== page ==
There is some divergence between the true Red Western and the true Eastern in their portrayal of certain subject matter.
Proper Red Westerns share some features in common with the general Revisionist Western, notably, a more sympathetic portrayal of working people, Native Americans, and Mexicans. In the true Red Western more focus was put on the lawlessness of the time period, favoring realism over romanticism.
With the true "Ostern" ("Eastern"), some of these tendencies may be reversed, particularly in reference to Soviet history and particularly in the context of the Russian Civil War and Basmachi rebellion. Sympathy for the working class is obviously paramount, but it is also common to romanticise and stereotype non-Russian characters. Thus, Osterns often cast Russian or Jewish actors in prominent "ethnic" parts. Spartak Mishulin, who plays Sayid in White Sun of the Desert, and Konstantin Raikin, who plays Kayum in At Home among Strangers, are just some examples of this (compare Eli Wallach in The Good, The Bad, and the Ugly). At Home among Strangers, for example, whilst critically acclaimed, has a very one-sided view of its period, which was partly due to political pressure.
What they both share with the revisionist Western, includes a disdain for the business class (cf Once Upon a Time in the West and its critique of the rail builders), organised religion and Christianity and the idea of the "American Dream" and its related ethic.
There is also some common ground with the Zapata Western genre, which is often related to the Mexican Revolution, notably A Fistful of Dynamite which is a serious, non-romanticized look at revolution.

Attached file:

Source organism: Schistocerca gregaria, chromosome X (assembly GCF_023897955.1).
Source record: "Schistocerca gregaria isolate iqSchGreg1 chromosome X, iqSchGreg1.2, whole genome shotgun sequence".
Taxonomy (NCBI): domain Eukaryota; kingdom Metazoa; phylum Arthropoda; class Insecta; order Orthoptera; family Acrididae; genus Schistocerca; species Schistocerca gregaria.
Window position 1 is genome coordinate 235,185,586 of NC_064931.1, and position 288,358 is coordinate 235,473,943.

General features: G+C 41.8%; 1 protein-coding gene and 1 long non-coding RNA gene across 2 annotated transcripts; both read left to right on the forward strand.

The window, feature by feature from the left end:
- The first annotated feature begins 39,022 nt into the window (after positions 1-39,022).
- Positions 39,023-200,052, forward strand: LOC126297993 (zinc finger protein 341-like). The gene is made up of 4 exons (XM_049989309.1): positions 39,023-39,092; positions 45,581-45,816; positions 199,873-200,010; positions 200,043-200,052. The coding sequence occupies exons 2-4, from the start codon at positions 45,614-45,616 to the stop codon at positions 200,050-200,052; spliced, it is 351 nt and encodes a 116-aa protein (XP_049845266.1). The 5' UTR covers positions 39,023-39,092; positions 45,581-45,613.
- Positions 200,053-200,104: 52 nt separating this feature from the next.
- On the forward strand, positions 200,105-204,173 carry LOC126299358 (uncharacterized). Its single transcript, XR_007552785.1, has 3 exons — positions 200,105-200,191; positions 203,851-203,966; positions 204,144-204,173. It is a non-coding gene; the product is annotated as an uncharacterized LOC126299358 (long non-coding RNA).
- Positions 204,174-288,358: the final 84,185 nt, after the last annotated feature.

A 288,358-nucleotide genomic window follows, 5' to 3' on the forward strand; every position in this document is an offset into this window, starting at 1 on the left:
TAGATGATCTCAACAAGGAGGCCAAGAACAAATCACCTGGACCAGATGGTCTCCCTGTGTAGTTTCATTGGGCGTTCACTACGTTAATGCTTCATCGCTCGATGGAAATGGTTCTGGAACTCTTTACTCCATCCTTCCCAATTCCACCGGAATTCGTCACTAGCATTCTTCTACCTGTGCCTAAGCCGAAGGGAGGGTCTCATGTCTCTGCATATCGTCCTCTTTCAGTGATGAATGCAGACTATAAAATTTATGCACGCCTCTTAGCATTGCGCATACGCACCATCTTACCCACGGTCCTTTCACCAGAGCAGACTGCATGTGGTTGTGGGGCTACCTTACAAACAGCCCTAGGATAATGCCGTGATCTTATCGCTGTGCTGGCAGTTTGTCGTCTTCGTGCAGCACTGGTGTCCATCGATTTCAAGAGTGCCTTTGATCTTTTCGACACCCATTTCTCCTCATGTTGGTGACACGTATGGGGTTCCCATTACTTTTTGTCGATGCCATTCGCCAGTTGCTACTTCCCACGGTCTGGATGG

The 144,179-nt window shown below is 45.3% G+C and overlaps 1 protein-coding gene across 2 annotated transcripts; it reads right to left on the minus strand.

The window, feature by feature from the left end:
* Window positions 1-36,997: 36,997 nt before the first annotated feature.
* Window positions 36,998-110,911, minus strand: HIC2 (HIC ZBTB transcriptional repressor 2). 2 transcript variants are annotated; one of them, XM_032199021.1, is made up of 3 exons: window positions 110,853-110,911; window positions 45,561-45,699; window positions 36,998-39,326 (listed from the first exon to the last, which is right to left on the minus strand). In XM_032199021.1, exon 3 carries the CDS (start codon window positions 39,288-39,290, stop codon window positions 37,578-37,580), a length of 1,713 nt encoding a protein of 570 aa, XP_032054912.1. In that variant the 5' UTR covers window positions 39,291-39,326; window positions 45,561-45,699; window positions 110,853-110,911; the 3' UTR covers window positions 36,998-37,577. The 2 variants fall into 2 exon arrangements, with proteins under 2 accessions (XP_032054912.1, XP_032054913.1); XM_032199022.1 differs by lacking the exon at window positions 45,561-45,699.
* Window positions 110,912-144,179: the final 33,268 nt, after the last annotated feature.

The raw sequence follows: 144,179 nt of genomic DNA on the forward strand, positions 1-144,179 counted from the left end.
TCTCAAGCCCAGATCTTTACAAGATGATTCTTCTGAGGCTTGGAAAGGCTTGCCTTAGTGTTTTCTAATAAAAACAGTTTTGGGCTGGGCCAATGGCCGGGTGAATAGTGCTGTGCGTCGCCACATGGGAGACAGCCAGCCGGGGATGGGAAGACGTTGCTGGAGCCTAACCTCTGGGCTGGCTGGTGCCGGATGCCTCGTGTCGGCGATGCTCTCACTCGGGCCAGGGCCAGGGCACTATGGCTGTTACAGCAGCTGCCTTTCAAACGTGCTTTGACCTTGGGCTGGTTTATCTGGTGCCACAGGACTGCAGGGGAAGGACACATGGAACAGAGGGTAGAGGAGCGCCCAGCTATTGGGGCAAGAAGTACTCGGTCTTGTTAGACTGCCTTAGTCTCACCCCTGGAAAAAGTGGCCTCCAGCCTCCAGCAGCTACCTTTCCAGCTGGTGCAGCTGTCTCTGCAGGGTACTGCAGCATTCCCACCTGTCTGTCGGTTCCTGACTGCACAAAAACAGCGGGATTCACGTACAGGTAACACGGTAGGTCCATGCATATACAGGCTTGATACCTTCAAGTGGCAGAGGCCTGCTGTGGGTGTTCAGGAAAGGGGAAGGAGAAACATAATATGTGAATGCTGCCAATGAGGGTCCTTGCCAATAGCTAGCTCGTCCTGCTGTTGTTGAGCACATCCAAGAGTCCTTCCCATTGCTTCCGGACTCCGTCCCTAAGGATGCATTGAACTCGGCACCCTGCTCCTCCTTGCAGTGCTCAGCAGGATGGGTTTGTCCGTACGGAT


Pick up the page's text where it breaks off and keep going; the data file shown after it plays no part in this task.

A number of films from the former Eastern bloc, while not falling neatly into the genre, are partly influenced by it. Siberiade by Andrei Konchalovsky, the isolated Siberian frontier town, which becomes irrevocably changed thanks to the discovery of oil, bears a resemblance to Western family epics.
"Gibanica western" was a short-lived term for the Yugoslav equivalent of the Ostern, more commonly known as partisan film and, sometimes, the Partisan western. They were made in the 1960s, 1970s and 1980s, and were about the partisans in World War II.
The 2016 New Hampshire gubernatorial election took place on November 8, 2016, to elect the Governor of New Hampshire, concurrently with the 2016 U.S. presidential election, as well as elections to the United States Senate, elections to the United States House of Representatives and various state and local elections.
The primaries were held on September 13.
Incumbent Democratic Governor Maggie Hassan would have been eligible to run for re-election to a third term in office, but instead, she successfully ran for the U.S. Senate against incumbent senator Kelly Ayotte. In the general election, Republican nominee Chris Sununu defeated Democrat Colin Van Ostern and Libertarian state representative Max Abramson to become the first Republican governor of New Hampshire elected since 2002.2018 New Hampshire gubernatorial election
The 2018 New Hampshire gubernatorial election took place on November 6, 2018, to elect the Governor of New Hampshire. Incumbent Republican Governor Chris Sununu won re-election to a second term, defeating Democrat Molly Kelly.
Primary elections were held on September 11, 2018. The gubernatorial election was coincident with races for the state legislature and the United States House of Representatives.Charles Fries (producer)